Ministers in the ruling Bharatiya Janata Party (BJP), meanwhile have not shied away from expressing their radical agenda. In February 2022 the senior BJP leader in Karnataka, K S Eshwarappa, said that a day would come when the ‘saffron’ flag (a symbol of Hindu nationalism) would become the national flag.

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‘Kashmir Files’ – A film used to fuel religious intolerance in India

The Indian film Kashmir Files has been mired in controversy since its release on 11 March. The 270-minute-long film, directed by Vivek Agnihotri, an open supporter of India’s ruling Bharatiya Janata Party (BJP), focuses on the brutal killings of estimates of between 30 and 80 Kashmiri Pandits or Kashmiri Hindus from 1988-1990 and their exodus from Indian Administered Kashmir.

The film revolves around a young student who finally discovers that his parents were killed by Muslim militants and not by accident, as his grandfather had told him. The student is caught between two conflicting narratives, that of his grandfather who is seeking justice for the exodus, and that of his mentor – a Jawaharlal Nehru University (JNU) professor who tells him no such appeasement is necessary.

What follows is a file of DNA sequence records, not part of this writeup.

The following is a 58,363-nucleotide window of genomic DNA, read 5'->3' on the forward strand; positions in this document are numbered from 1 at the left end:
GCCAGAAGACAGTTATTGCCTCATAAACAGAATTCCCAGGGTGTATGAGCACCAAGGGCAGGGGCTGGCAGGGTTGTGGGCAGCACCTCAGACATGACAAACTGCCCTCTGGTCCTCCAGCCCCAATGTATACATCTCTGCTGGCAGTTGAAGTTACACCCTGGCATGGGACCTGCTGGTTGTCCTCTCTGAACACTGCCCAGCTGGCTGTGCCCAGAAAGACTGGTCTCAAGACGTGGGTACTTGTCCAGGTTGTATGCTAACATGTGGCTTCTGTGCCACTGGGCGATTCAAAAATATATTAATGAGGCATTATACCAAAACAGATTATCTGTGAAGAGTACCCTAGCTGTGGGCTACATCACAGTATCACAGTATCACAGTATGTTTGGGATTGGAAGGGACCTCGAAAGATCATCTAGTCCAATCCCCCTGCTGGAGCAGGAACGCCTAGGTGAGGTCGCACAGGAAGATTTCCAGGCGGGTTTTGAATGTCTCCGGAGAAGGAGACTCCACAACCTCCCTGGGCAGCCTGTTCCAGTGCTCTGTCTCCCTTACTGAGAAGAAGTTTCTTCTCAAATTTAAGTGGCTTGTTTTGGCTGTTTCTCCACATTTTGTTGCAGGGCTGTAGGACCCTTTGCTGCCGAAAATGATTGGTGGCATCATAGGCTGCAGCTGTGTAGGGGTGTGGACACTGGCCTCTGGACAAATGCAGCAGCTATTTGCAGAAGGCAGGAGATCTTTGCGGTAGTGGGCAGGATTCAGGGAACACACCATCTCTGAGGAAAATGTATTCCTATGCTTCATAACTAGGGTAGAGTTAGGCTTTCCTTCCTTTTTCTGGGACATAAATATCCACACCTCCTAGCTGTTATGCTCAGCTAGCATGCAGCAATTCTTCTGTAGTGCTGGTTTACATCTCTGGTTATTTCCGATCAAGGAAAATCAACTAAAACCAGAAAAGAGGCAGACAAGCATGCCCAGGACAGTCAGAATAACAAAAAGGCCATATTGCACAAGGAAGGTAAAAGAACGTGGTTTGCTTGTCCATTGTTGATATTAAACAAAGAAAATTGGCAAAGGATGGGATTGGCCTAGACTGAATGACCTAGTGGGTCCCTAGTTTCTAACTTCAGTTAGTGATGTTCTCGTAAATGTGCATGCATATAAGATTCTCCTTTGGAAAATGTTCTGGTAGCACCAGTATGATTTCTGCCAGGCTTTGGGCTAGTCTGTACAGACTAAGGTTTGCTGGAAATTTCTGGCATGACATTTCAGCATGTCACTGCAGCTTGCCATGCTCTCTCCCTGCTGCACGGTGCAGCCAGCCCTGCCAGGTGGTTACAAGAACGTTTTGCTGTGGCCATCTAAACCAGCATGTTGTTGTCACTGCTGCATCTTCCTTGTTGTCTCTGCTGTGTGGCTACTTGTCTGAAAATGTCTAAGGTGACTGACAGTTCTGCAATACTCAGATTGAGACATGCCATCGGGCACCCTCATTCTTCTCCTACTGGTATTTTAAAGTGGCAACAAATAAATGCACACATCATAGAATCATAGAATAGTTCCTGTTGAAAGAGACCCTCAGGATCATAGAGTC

The historical events on which the film is based occurred in the 1990s, amidst a rising insurgency in Kashmir, when the Jammu Kashmir Liberation Front (JKLF), a militant separatist organisation comprising Muslims, targeted the state’s minority Hindus – Kashmiri Pandits – forcing an estimated 75% of the Hindu population to leave the state and seek refuge in other parts of India. Governments in power since then, including the BJP, have done little for their resettlement.

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A holistic response to forced migration

Displacement due to adverse circumstances has existed for as long as humankind has walked the earth. Yet in a stark contrast to those fleeing the violence in Ukraine, others genuinely seeking refuge in Europe from dangerous situations today are increasingly dismissed as economic migrants on the grounds of their ethnicity or religious identity. What, or rather who deserves to find refuge and make a country their home is continually being contested. 

Statistically speaking, the world is facing the largest displacement crisis since the Second World War, with close to three million people having fled the war in Ukraine in a matter of weeks. Other individuals and communities are fleeing from some of the most dangerous areas of the world in search of a new life – or to put it bluntly, life at all.

Western countries only host 14% of the world’s refugees

The vast majority of the world’s refugees flee to neighbouring countries, for example to Lebanon in the case of Syrians, or to Bangladesh in the case of Rohingyas from Myanmar/Burma. However, Western nations, where fears of ‘mass migration’ are exploited in populist ethnic and religion-laced politics and loom large on the media landscape, host just 14% of the world’s refugees.